Digital Mindfulness

The readings and TED Talk for this week made me start thinking about my journey with technology. The TED Talk A year offline, what I have learned by Paul Miller made me think back to my childhood and how much easier life was without technology.

Growing up, my family had a desktop computer that was not hooked up to the internet that we used for about one hour every week and a television with three channels that we watched for two hours or less every day but Saturday. (Saturday cartoons are the best!)

Now, my world consists of my personal laptop that I am on the majority of the time at college, a television that is used way too often at home, and multiple tablets or kindles that started out as family devices and slowly morphed into my siblings’ devices. I refuse to get a smartphone because I do not need to be attached to society through social media every hour of the day, and I can use my friends’ or family members’ smartphones if I need something and my computer is not near.

After watching A year offline, what I have learned and reflecting on my technology growth, I read What Happens When Teens Try to Disconnect From Tech For Three Days and Simplify the Internet. My initial responses were “it is sad how dependent people are on their phones” and “this class is a hypocrite.” I know that I am not always mindful of what I am doing while using technology, but I also know that I can go without technology for a long time without any withdrawals. I also know that the point of this class is to teach us about being aware of technology and the uses of it in society, so a natural part of this class should be how to disconnect from technology in a healthy way.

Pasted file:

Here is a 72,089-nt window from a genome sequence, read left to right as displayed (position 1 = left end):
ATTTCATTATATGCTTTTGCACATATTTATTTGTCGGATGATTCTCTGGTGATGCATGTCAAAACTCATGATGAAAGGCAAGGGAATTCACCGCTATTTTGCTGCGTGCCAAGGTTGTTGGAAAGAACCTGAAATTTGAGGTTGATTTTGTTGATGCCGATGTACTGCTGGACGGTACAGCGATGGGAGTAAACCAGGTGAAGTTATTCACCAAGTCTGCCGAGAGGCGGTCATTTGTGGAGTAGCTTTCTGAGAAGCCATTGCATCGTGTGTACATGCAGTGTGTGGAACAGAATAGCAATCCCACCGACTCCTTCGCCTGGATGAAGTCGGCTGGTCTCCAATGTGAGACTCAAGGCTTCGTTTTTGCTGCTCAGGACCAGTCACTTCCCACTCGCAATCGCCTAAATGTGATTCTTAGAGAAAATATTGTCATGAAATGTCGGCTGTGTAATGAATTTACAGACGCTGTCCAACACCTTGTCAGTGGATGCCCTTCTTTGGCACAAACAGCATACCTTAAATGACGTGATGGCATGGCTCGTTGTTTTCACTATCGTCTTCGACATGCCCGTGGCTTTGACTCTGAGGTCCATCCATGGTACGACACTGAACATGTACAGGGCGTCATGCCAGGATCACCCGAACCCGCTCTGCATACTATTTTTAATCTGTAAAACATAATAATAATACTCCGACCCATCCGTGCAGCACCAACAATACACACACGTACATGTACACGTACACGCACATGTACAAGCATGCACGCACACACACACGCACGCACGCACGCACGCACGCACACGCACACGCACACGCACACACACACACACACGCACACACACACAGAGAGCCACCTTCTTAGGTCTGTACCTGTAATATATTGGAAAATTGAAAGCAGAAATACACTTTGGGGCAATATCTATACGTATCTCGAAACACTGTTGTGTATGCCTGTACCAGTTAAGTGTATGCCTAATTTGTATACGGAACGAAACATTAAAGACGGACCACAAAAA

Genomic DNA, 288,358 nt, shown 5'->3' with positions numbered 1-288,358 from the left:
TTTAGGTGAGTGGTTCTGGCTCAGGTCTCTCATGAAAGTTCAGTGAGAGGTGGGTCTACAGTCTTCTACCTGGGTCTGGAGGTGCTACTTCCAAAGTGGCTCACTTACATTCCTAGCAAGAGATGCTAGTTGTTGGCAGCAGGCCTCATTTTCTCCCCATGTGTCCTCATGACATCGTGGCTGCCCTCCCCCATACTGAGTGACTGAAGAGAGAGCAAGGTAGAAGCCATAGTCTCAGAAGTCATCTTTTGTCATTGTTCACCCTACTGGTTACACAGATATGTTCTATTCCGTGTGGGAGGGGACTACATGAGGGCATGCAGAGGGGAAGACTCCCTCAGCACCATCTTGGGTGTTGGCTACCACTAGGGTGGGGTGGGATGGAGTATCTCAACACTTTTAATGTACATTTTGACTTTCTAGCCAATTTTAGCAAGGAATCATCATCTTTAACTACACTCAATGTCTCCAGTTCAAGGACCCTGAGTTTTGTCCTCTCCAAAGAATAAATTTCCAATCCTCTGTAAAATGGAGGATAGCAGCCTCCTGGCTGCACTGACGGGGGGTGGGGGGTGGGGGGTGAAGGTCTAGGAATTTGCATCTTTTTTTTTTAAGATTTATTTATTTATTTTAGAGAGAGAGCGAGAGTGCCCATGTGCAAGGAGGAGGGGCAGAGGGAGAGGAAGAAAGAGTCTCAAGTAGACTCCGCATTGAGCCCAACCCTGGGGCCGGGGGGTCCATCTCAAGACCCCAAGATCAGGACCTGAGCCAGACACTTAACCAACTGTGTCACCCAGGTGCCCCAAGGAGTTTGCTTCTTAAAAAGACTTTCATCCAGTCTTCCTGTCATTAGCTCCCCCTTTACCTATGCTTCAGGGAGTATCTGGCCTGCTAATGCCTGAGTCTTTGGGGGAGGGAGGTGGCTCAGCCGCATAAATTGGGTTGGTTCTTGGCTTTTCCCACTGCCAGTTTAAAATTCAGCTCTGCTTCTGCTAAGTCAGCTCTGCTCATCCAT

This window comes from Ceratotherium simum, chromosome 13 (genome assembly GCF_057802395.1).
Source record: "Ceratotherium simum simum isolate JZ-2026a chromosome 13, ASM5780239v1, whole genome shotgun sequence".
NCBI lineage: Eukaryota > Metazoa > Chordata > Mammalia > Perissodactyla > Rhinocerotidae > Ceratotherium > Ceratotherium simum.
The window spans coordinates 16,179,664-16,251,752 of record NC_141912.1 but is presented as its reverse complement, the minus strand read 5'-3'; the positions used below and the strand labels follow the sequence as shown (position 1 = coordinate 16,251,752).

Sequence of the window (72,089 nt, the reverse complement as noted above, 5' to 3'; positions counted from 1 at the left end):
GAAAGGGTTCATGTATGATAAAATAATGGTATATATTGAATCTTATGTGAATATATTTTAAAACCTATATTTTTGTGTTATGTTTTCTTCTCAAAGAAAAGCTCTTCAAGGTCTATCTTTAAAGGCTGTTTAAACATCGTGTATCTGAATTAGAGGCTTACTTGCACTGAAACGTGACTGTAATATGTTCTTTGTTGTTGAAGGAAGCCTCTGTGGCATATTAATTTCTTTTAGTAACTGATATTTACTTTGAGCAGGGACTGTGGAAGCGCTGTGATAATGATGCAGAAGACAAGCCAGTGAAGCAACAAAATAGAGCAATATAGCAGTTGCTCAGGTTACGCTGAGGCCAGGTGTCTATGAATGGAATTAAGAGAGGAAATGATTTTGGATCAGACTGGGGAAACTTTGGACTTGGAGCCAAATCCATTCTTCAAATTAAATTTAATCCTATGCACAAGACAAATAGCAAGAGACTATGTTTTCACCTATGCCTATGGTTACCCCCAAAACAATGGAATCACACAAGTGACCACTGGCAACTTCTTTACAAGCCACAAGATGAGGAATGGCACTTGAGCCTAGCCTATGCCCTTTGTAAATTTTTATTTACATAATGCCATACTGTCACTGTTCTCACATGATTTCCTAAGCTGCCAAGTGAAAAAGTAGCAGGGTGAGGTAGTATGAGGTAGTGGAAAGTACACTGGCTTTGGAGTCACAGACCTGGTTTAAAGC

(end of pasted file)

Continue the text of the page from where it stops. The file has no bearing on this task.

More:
I feel like society as a whole could be more attentive when they are hanging out with people who care about them. Too many people sit on their phones while the person they are texting is sitting in the same room. We need to open our eyes, face our fears, and talk to people without a screen to hide behind for protection. This also goes with multi-tasking. It has been proven that your brain cannot do two things at once. It is just really good at switching between two things in a quick fashion. With this knowledge, I also believe that we need to stop messing with technology while talking with others because we cannot be in the presence of both worlds. The featured image I found this week ties in greatly with this lesson.

“Creativity exists in the present moment. You can’t find it anywhere else.”
~Natalie Goldberg

Because we are tethered to our digital devices, we miss out on many moments that can increase our creativity and that will bring joy to our lives as they happen. We can also miss out on the beauty of the everyday routines or the joys of the life surprises of every size. Even the times that we feel like we have been cursed can be special if we live them.

If we are constantly on some form of digital device are we truly living?


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